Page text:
At the 5th Annual IP Counsel Forum, the COO of LexisNexis Examen presented data from a Martindale-Hubbell study on how corporate counsel distribute legal work to law firms. The pie chart had ten slices, each with a percentage. For example, Litigation at 37 percent presumably means that this research found that 37 percent of the fees paid to outside counsel were for litigation services.
Here are the remaining nine areas and their percentages: IP and Labor & Employment (11% each), M&A (9%), Securities (7%), Real Estate (6%), Tax and Environment (4% each), Bankruptcy (3%) and Other (8%).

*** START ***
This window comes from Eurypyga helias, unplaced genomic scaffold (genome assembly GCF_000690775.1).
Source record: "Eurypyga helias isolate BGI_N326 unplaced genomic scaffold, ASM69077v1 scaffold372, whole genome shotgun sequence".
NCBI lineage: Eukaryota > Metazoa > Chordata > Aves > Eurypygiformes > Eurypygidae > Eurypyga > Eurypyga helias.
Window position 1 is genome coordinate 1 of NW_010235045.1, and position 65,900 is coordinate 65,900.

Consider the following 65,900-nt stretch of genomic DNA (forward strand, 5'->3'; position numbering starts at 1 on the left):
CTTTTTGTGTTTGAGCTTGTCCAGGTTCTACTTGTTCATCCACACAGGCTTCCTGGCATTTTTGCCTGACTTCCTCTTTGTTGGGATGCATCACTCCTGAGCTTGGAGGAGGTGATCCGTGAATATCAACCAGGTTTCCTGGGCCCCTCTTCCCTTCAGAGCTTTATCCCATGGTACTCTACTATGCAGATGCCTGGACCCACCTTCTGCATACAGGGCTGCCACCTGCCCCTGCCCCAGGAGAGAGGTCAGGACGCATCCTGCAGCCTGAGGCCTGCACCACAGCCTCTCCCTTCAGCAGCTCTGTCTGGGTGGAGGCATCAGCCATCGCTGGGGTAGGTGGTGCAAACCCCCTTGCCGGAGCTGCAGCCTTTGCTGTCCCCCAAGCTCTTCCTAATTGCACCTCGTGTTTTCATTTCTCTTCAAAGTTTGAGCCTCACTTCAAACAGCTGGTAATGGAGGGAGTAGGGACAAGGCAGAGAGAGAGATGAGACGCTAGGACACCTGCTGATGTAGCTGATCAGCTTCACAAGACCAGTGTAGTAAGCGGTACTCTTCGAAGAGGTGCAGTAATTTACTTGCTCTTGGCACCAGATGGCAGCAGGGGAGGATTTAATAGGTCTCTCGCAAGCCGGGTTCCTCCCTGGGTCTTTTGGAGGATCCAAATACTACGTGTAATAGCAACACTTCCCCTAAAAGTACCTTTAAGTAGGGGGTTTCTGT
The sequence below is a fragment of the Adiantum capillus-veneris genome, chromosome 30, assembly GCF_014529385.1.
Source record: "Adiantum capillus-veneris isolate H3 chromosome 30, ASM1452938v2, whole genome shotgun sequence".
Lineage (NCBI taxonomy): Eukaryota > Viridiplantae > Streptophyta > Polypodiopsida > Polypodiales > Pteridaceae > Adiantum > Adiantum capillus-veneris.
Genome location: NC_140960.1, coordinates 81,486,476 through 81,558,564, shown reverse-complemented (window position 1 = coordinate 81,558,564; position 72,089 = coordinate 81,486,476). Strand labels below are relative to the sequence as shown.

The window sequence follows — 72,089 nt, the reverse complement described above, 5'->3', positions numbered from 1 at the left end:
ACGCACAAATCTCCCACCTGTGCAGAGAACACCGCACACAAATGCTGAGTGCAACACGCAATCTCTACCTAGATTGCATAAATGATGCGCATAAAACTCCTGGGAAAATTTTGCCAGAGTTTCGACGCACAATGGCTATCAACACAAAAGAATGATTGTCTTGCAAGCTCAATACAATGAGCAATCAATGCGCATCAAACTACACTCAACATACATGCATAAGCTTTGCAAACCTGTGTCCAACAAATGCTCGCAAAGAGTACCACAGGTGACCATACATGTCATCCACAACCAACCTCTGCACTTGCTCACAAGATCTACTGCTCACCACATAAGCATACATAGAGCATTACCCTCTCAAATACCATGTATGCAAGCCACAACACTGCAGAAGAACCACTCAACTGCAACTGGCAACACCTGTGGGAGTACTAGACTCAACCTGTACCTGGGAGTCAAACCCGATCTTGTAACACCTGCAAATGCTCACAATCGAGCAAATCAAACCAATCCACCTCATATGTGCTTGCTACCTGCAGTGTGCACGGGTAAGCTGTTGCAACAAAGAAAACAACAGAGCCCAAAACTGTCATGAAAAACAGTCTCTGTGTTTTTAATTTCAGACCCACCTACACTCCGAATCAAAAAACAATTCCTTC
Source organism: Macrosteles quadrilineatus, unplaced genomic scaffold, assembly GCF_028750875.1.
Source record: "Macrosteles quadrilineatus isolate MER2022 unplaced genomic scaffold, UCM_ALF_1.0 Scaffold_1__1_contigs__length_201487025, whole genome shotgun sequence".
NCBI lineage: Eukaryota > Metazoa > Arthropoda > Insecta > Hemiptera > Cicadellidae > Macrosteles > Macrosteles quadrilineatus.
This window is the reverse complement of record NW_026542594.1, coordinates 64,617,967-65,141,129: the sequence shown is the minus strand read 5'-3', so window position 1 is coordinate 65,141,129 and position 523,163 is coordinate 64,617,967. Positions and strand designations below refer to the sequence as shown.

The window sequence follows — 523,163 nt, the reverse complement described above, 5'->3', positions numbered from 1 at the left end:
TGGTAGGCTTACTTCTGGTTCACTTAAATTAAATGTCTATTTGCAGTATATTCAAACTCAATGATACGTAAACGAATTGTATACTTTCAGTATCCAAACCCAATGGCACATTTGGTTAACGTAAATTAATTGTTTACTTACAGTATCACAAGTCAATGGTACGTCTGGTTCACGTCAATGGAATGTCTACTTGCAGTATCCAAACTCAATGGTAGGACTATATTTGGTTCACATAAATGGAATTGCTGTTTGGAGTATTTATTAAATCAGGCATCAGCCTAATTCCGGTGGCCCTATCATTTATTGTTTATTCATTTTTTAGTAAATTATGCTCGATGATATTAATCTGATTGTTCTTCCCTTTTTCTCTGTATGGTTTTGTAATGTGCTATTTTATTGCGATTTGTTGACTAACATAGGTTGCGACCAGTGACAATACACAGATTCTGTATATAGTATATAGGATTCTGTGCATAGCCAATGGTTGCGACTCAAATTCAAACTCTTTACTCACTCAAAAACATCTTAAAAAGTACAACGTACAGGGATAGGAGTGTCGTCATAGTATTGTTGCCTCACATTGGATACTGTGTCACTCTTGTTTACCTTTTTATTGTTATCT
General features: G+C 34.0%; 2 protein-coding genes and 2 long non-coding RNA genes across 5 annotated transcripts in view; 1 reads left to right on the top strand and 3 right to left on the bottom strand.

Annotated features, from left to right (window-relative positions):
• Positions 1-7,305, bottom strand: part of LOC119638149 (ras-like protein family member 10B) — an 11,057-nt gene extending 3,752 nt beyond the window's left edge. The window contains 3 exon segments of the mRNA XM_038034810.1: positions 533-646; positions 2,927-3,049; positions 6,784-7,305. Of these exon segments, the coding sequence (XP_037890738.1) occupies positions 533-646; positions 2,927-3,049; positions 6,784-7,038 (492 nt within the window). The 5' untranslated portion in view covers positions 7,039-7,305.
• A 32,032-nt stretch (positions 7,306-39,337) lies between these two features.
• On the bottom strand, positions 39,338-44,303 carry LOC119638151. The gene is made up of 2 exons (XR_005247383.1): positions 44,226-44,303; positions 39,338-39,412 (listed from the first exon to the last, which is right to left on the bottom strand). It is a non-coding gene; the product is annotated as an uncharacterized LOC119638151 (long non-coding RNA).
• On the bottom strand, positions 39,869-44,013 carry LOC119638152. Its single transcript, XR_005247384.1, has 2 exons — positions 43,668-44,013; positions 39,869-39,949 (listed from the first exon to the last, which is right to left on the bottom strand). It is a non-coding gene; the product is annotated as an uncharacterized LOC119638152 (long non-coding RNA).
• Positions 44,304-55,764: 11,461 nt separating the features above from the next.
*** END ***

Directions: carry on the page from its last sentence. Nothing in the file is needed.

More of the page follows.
Wouldn’t it make sense that the distribution of lawyers in large US law firms – the firms that provide most of the services to law depatments – should correspond to those percentages? By a further extension, the distribution of specialist lawyers inside companies should match to some degree those percentages, other than litigators – the most common area of law for outside counsel services.
My final observation is a question: in the data, are lawsuits arising under a speciality included in the specialty, e.g., does spending on patent litigation fall under “IP” or under “Litigation”? Most observers estimate spend on litigation at two-thirds of total external spend.